Understanding different types of people

understanding different types of people

During my years as a professional trainer, I have always said that people are the most complicated “subject” on earth. I would contend that, overall, even something like rocket science is easier because there at least you have formulas, programs and clear rules to follow. Once you are on the right track, answers emerge and things start to fall into place.

But when you are dealing with people, their reactions and behaviour can be so unpredictable that all the “rules” can go out the window. Of course, this doesn’t mean we can’t find ways to get on together and understand different personalities and points of view. But it does mean we often have to try that extra bit harder to avoid potential obstacles in our interpersonal relationships and move through this maze without causing unnecessary stress or concerns for ourselves and others.

In doing this, it helps to have some general guidelines. Nowadays, there are many tools available online that can help you to understand people, what drives them, and why they behave the way they do. These include personality tests, Myers Briggs Type Indicators and DiSC communication styles. The latter is my personal favourite because I find it can be mastered quickly and applied in a matter of minutes. As with anything, every user becomes more proficient with practice, and the results then become more accurate too. That said, though, it is still possible to get some very revealing indications even from the outset.

The key to this method is being able to communicate with other people in the manner they naturally prefer rather than in the style we ourselves would normally adopt. The starting point is to recognise four distinct styles of communication people most typically use in they day-to-day interactions with colleagues, contacts, friends and family members.

Remember, though, that these different styles are not set in stone. Everyone is likely to switch between them depending on circumstances and, more specifically, their relationship with whoever they are talking to. The basic reason for this is that all of is are able to use all four styles. It is just that we are generally most comfortable with one of them.

So, first, be aware of your own preferred style. Then, train yourself to identify which styles other people prefer to use and be ready to adapt your own approach accordingly when the situation demands.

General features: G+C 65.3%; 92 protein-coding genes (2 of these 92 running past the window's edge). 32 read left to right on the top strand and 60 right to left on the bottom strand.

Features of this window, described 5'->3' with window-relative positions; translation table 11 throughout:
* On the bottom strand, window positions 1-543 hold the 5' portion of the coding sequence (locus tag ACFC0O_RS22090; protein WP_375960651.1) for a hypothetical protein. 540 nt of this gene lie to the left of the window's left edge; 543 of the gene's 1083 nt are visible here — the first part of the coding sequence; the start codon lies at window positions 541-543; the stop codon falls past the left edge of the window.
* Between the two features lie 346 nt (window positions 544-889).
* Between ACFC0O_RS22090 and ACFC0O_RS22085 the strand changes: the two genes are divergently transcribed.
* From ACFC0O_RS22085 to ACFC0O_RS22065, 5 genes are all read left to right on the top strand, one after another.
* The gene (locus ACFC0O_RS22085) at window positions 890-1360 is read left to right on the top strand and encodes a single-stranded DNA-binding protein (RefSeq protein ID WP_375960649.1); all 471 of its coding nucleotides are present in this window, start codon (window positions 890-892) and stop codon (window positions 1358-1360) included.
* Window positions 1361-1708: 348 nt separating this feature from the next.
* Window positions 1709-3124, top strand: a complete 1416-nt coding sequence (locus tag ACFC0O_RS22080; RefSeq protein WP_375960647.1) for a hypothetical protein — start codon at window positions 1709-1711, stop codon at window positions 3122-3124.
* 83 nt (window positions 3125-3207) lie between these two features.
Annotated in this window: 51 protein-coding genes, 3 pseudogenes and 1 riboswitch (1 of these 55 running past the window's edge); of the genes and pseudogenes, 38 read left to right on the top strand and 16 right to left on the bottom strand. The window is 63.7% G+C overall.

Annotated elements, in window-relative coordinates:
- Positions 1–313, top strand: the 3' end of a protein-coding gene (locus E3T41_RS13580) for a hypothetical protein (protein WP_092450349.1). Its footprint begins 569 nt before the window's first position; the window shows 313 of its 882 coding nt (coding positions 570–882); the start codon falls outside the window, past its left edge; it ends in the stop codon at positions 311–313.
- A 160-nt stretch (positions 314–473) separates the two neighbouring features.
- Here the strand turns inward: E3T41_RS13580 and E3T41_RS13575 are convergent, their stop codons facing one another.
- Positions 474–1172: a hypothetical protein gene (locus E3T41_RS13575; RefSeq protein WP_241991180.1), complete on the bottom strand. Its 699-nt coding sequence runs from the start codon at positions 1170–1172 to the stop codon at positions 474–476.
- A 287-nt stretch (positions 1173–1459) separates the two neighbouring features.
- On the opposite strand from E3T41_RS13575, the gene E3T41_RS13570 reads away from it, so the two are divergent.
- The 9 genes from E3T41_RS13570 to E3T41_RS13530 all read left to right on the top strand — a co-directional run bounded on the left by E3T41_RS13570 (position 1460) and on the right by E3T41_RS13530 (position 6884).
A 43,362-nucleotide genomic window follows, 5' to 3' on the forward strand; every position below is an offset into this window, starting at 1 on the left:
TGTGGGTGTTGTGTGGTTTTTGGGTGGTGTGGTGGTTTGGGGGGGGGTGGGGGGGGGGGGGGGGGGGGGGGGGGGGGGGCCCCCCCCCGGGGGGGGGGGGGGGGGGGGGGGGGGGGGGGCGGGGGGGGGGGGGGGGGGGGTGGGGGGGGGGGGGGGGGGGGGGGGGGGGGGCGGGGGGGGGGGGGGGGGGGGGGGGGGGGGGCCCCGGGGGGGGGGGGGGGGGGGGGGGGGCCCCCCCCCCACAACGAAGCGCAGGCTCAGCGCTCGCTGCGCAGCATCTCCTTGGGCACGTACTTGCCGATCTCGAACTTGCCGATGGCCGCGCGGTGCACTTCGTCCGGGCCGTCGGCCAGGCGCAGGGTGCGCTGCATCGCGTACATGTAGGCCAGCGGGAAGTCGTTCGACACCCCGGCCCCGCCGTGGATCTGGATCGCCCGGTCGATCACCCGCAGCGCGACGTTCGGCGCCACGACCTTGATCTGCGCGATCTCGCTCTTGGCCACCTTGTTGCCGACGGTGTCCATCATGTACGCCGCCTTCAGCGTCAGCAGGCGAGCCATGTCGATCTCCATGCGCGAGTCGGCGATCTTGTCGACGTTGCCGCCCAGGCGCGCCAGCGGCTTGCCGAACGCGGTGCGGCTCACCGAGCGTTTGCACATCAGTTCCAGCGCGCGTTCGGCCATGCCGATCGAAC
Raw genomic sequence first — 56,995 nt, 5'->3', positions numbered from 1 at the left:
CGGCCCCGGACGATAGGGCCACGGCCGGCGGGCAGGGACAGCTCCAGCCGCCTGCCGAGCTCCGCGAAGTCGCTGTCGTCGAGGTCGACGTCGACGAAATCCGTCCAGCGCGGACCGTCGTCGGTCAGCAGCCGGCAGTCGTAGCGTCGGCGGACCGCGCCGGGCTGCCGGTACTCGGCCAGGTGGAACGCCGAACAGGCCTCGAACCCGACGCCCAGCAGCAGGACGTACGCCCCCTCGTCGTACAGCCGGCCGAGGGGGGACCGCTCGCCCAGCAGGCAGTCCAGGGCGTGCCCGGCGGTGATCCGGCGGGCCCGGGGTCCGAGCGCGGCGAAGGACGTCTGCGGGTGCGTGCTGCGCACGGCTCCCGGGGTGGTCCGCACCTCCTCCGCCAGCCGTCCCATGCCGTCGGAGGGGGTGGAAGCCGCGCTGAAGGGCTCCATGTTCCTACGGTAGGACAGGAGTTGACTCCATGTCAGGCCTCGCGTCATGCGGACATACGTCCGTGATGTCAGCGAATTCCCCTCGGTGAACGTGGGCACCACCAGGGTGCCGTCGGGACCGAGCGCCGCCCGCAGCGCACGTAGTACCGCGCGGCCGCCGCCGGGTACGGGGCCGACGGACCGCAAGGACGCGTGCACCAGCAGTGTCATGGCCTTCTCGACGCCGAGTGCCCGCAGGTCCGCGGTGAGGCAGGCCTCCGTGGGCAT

I should say that each of the four styles of communication can be considered to have both good and bad aspects, and none should be seen as automatically better than the others. Also, no individual can be expected to fall squarely into just one box. Everyone is likely to try out a range of techniques even in a single conversation and nothing right or wrong.

The four basic styles are as follows:

  1. Dominant

dominant type

In this mode, people are generally very decisive; they get straight to the point. They do not mince words, and they can come across as fairly impatient because they are always looking for the end result. Because of this, they sometimes seem too blunt, inconsiderate or too direct. Most of us know more than a few individuals like this. However, it pays to remember that all of us liable to display these “D” traits at one time or another and seeing them in others should not surprise us.

  1. Influence

Influence type

Such people are usually very bubbly. Talkative and full of energy. They have a lot of ideas, which helps them contribute in scenarios where input or feedback is required. The challenge can be to get them to focus on details and not go off at a tangent. Typically, they are optimistic and truly believe that everything is possible and all that challenges are there to be overcome. They may be too ready to trust, but being very outgoing they also easy to initiate conversations and are open to new friends and connections.

  1. Steadiness

Steadiness type

This category represents team players who are easy to get along with. They tend to be people oriented, but also like having rules to follow and, generally speaking, are content to go with the flow. Critics might say those who naturally favour this style of communication are not proactive enough and therefore end up following rather than leading. They also prefer to avoid arguments and will steer away from difficult conversations whenever possible. This can mean others may try to take advantage of them, think there will be only limited resistance.

  1. Conscientious

Conscientious type

The people found in this group like things done in a particular order, like a step-by-step approach, are very methodical, and have an eye for detail. Sometimes, this can cause to seem a bit pedantic in conversation and may make them cautious about offering suggestions or expressing opinions. However, people like this also help others to stay grounded and because any comments they make are generally well thought out and to the point.

With an understanding of these different styles, it becomes easier to communicate in all kinds of situation – and to adapt your own approach as and when necessary.

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